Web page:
The LIBOR scandal clearly indicates that banks have grown too large to effectively regulate, a new study by Bard College's Levy Economics Institute claims. The report emphasizes the need for structural changes to the banks and rejects the idea that a failure by Bank of England officials and regulators to respond to alerts of LIBOR's manipulation are at fault for the scandal, a statement from the institute said.
The Levy Institute's Senior Scholar Jan Kregel, who authored the report, titled "The LIBOR Scandal: The Fix Is In - The Bank of England Did It," compared the scandal with JPMorgan's trading losses fiasco earlier this year. Kregel said that in both cases the response has been to point the finger at individuals involved instead of looking at any institutional changes that need to be made to the big banks. "The rotten apples have been removed without anyone noticing that it is the barrel that is the cause of the problem," Kregel wrote.
The institute's statement noted that Kregel maintains that the Bank of England and other regulators never received any information of rate-fixing during the crisis similar to that which took place before the financial crisis. Kregel argued that there is no evidence that government and regulatory officials ever condoned rate-fixing. While acknowledging certain problems with the provision and use of LIBOR itself, the scholar remarked that those concerns shouldn't divert attention from the structural changes that need to be made to the largest financial institutions.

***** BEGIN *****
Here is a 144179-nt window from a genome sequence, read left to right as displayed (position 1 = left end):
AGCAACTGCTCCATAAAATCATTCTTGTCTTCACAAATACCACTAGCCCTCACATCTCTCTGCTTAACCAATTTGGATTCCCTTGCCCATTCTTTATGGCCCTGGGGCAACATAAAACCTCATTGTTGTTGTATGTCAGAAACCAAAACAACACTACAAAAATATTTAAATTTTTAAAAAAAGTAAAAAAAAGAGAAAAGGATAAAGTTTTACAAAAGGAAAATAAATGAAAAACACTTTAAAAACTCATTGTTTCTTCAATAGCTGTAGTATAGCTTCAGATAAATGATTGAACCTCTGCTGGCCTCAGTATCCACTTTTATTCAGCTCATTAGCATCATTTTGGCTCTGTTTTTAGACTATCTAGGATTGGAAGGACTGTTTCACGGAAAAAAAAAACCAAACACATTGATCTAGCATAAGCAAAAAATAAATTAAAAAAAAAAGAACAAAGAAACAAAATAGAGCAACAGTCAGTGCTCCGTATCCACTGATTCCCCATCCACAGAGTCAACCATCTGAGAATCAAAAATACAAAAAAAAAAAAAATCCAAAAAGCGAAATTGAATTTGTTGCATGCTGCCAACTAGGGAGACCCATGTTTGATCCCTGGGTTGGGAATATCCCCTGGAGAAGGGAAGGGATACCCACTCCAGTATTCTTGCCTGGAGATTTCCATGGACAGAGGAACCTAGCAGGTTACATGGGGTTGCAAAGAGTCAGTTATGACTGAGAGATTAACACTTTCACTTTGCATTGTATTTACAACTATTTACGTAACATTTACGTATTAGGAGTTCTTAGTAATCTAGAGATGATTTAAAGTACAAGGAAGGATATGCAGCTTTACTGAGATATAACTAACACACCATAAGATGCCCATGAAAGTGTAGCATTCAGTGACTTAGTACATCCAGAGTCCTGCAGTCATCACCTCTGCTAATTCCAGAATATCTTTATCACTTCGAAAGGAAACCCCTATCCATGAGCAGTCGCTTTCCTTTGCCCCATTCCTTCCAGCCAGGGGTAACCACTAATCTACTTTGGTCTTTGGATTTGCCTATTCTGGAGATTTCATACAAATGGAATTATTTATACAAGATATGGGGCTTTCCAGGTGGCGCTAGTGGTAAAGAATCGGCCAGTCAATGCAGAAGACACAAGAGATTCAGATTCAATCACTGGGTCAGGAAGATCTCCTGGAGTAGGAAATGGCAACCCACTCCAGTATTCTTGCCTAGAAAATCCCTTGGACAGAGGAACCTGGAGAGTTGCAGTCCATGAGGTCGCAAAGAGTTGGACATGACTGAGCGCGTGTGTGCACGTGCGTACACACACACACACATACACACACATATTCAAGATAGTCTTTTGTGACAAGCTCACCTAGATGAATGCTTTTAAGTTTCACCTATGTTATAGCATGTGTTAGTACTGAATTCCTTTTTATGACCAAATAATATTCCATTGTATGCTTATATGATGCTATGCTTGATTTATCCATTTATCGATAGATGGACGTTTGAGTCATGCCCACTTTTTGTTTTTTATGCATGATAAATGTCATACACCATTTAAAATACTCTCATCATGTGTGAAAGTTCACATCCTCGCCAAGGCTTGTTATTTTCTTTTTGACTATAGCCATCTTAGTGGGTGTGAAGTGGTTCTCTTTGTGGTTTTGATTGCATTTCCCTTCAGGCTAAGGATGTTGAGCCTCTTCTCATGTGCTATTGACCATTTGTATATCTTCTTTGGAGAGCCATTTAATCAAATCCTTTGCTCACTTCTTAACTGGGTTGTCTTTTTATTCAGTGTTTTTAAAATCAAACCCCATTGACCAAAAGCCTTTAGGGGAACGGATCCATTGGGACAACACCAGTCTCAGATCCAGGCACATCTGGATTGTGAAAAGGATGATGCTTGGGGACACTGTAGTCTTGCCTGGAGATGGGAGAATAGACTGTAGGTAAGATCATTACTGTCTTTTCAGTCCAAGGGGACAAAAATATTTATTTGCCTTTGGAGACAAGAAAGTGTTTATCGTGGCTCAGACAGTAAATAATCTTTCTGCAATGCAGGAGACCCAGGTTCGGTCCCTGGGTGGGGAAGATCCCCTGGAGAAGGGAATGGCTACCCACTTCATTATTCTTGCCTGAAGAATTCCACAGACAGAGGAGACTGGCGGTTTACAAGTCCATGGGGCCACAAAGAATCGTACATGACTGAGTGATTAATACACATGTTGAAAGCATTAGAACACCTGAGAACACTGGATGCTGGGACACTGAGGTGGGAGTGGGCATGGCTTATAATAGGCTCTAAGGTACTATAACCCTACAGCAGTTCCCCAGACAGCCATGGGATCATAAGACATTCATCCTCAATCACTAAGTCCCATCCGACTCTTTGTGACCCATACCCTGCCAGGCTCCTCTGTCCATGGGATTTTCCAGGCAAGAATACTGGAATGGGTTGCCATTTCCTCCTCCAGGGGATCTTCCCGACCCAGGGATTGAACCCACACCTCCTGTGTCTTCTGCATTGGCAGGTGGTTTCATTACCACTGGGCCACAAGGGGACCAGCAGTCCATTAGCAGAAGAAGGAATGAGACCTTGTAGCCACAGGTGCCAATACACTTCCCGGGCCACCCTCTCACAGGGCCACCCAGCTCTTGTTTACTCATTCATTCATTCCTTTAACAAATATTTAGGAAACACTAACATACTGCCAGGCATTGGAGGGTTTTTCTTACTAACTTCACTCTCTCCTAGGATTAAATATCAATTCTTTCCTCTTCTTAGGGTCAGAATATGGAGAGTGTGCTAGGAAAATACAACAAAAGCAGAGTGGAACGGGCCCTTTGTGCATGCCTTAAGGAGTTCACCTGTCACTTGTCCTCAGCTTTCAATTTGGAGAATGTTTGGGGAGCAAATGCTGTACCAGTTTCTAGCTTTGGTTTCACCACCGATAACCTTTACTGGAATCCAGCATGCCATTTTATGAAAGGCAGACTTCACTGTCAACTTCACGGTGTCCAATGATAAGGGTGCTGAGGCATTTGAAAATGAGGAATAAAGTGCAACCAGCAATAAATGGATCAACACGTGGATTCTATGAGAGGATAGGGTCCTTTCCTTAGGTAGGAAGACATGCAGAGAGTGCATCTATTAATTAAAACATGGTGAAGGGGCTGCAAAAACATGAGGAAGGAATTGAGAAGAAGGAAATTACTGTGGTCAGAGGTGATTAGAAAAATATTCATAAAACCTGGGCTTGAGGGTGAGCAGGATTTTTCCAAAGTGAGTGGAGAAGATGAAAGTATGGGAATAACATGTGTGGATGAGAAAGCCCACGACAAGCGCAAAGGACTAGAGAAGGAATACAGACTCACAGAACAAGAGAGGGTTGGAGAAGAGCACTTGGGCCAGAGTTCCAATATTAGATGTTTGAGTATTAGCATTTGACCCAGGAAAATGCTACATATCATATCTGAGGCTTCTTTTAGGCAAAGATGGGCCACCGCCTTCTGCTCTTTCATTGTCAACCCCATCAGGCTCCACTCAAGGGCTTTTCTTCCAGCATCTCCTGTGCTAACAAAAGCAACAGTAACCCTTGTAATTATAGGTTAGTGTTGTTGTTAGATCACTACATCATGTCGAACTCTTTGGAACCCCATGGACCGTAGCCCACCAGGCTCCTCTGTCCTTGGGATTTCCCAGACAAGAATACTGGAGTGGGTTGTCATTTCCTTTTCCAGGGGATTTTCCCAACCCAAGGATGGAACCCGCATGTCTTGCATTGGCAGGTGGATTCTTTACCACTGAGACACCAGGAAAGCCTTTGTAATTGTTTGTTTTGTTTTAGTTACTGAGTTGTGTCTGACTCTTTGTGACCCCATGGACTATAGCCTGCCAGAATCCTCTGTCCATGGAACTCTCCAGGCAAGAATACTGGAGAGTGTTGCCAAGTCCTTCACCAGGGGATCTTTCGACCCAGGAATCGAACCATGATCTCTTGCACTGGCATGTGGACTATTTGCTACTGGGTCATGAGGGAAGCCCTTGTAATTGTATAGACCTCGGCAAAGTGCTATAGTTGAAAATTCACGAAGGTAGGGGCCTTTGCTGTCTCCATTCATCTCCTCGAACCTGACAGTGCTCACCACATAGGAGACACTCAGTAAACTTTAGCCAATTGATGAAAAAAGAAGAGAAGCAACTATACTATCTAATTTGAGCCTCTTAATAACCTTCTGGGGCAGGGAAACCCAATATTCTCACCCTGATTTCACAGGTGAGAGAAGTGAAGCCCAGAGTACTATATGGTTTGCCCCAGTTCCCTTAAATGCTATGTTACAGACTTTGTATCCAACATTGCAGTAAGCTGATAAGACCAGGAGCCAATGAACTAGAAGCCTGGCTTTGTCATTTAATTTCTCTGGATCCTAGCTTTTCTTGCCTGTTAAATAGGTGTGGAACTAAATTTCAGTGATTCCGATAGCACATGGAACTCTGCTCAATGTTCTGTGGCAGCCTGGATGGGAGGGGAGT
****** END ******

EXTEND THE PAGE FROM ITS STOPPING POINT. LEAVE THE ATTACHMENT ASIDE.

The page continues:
Jonathan Camhi has been an associate editor with Bank Systems & Technology since 2012. He previously worked as a freelance journalist in New York City covering politics, health and immigration, and has a master's degree from the City University of New York's Graduate School ... View Full Bio